Pensions for Volunteer Army nurses.
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Pensions for Volunteer Army nurses.

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Published by [s.n.] in Washington .
Written in English

Subjects:

  • Military pensions,
  • Nurses,
  • United States -- History -- Civil War, 1861-1865

Book details:

Edition Notes

Other titlesPensions for volunteer army nurses in Civil War
SeriesH.rp.1006
ContributionsUnited States. Congress. House. Committee on Invalid Pensions
The Physical Object
FormatElectronic resource
Pagination2 p.
ID Numbers
Open LibraryOL16113438M

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But the pensions calculator doesn’t put a convenient sheen on the changes. It actually appears to paint a fairly bleak picture. Take, for example, a year-old nurse (the biggest proportion of nurses are between 45 and 49 according to Information Centre statistics).   The first instance of specialist civilian female nurses serving with the British Army was during the Crimean War (), when Florence Nightingale led a group of volunteer nurses to Scutari. Professionally trained nurses were not officially employed by the Army until the foundation of the Army Nursing Service in , when the first   Consequently, the Army instructed the American Red Cross, which throughout the war had been responsible for the recruitment of nurses for the Army Nurse Corps, to stop recruiting. The Red Cross sent telegrams to local volunteer committees in every state advising them to discontinue their sustained drive to enlist :// Several decades after the war, they used those same skills to advocate for themselves. Arguing that they too had served their country, they successfully pushed through the Union Army Nurses Pension Act of , which provided government pensions for army nurses similar to those given to Union

  Dorothea Lynde Dix (April 4, – J ) was an American advocate on behalf of the indigent mentally ill who, through a vigorous and sustained program of lobbying state legislatures and the United States Congress, created the first generation of American mental the Civil War, she served as a Superintendent of Army :// British Army, Indian Volunteer Force Medal Awards ; British Army, Irish regimental enlistment registers ; British Army, List Of Half-Pay Officers ; British Army, Lloyds Of London Memorial Roll ; British Army, Northumberland Fusiliers ; British Army, Queen's Royal West Regiment /british-india-office-army-and-navy-pensions. Author of Old-Age Pensions, Hearing of the Grand Army of the Republic, Pension Legislation, Revision and Equalization of Rates of Pension, insurance, Pensions for Service in the War with Spain, etc, Equalization of Pensions to Former Soldiers, Marines, and Army Nurses, Pensions for certain widows of Civil war veterans /United_States._Congress._Senate._Committee_on_Pensions.   Stanley B. Burns, MD, the Mercy Street on-set Medical, Historical and Technical Advisor, shares photos from The Burns Archive and an essay about nursing during the Civil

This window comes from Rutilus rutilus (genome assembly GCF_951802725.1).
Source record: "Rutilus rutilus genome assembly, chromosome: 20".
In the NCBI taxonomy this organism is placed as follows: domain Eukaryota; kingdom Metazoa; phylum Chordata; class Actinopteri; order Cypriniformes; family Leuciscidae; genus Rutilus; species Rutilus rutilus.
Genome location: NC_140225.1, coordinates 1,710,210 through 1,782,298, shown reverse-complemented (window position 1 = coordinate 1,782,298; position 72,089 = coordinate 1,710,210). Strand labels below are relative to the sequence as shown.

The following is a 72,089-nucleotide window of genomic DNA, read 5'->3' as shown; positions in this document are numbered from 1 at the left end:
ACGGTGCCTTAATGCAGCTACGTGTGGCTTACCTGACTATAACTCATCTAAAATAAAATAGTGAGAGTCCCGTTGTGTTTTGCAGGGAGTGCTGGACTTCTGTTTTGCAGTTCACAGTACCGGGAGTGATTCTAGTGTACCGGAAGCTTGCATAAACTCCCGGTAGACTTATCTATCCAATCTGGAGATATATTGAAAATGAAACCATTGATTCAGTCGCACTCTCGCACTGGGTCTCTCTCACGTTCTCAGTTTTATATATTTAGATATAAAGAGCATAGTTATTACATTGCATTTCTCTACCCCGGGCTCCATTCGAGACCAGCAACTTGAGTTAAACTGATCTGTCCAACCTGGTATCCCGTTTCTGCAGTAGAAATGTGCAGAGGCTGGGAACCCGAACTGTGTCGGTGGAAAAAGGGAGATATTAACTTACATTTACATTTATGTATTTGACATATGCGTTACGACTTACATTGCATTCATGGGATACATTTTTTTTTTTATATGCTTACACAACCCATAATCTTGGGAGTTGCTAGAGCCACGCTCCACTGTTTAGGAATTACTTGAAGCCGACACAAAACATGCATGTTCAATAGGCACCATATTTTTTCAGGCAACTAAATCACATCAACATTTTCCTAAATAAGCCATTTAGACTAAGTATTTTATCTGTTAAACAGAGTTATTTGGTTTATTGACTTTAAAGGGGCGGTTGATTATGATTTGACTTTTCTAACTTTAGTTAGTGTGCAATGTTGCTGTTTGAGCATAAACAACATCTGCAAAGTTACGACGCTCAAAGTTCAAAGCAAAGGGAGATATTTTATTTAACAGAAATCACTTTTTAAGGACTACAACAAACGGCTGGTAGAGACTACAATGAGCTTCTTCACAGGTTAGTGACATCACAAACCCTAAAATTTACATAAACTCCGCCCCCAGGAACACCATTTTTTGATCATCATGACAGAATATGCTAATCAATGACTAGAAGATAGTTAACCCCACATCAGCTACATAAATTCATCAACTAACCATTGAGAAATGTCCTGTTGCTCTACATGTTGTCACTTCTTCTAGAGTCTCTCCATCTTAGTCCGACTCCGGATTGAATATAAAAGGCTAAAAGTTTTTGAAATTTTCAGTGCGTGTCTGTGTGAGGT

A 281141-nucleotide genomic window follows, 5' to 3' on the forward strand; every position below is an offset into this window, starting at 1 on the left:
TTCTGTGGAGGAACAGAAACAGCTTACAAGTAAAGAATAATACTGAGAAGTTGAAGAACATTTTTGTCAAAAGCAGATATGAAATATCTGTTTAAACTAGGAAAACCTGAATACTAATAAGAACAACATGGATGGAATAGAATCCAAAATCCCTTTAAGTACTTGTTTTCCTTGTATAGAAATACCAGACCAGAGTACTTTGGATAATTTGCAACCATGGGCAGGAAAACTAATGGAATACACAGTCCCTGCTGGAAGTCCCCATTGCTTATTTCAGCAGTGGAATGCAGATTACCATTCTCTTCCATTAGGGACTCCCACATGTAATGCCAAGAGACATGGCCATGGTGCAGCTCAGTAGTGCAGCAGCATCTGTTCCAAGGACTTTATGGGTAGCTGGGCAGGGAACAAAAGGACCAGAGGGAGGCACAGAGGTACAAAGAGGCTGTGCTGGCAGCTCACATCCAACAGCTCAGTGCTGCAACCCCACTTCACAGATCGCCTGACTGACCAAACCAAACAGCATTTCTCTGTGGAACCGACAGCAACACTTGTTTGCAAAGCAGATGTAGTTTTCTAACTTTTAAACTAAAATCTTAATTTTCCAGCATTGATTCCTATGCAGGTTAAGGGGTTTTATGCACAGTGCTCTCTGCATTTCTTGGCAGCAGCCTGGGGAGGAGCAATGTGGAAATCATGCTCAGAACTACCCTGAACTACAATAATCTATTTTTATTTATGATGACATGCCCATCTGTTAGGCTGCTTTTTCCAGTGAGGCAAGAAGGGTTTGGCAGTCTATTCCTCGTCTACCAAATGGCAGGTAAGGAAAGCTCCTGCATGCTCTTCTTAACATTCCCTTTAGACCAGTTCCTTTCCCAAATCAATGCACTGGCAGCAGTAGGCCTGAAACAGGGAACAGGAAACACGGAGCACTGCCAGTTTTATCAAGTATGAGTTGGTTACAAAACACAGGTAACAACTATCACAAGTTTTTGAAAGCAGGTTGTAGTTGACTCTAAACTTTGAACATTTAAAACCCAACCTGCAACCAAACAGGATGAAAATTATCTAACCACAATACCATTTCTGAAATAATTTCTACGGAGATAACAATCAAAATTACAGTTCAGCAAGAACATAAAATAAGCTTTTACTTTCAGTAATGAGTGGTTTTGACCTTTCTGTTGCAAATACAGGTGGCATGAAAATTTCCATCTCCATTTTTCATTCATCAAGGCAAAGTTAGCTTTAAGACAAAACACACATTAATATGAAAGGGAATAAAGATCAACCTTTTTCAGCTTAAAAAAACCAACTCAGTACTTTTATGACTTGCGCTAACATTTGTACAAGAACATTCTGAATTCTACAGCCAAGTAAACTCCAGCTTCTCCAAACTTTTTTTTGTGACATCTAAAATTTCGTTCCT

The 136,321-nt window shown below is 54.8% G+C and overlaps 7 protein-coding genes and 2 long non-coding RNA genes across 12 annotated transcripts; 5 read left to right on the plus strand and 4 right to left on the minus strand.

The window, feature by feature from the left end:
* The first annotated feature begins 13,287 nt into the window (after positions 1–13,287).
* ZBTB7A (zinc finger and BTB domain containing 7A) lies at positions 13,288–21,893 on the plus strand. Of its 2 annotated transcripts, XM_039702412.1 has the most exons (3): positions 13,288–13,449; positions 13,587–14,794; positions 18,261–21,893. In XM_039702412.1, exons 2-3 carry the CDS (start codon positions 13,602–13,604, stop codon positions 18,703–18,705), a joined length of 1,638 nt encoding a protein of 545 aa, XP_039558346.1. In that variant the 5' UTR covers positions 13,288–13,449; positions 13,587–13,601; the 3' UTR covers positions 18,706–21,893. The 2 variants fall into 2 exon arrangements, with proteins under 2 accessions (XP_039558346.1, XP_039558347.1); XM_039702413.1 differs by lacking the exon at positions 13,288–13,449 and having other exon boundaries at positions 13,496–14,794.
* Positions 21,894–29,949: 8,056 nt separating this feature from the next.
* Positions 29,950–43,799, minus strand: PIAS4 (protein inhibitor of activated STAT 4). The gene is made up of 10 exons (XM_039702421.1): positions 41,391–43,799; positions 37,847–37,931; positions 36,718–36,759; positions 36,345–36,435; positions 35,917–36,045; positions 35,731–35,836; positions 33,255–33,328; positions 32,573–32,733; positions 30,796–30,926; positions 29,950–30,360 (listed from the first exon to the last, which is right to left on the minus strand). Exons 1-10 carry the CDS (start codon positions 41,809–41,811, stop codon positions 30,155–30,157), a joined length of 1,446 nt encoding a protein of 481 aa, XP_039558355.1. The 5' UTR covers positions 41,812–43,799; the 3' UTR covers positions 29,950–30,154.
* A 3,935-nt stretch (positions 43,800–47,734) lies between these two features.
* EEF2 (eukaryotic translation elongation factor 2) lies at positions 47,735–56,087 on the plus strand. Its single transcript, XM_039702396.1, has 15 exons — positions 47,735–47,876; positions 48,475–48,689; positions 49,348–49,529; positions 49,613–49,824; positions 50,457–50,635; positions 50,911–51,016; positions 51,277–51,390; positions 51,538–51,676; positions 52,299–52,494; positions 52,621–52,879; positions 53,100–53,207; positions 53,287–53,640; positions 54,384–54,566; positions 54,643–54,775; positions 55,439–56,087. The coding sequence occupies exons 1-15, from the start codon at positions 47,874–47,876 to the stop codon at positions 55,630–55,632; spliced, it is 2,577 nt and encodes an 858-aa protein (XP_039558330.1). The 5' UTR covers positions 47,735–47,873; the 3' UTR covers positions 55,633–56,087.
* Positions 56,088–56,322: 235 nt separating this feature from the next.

United States U.S. Military United States Civil War to , Part 1 United States Civil War to , Part 2,_Part_2.   Ancient history. The early history of nurses suffers from a lack of source material, but nursing in general has long been an extension of the wet-nurse function of women.. Buddhist Indian ruler ( B.C.E. to B.C.E.) Ashoka erected a series of pillars, which included an edict ordering hospitals to be built along the routes of travelers, and that they be "well provided with instruments and The Grand Army of the Republic (G.A.R.) was founded by Benjamin Franklin Stephenson, M.D. an army regimental surgeon, and Chaplain Reverend William J. Rutledge. Both men had served in the Civil War in the 14 th Illinois Volunteer Infantry, and had been tent mates during Major General William Tecumseh Sherman's Expedition to Meridian These records contain references to just o military nurses who served between around and This collection includes the following sets of records: Army Nursing Service A small but interesting set of nurses of often quite genteel origin, born in the 19th century (between and ), mostly extracted from The National Archives' record series WO25 piece /armed-forces-and-conflict/military-nurses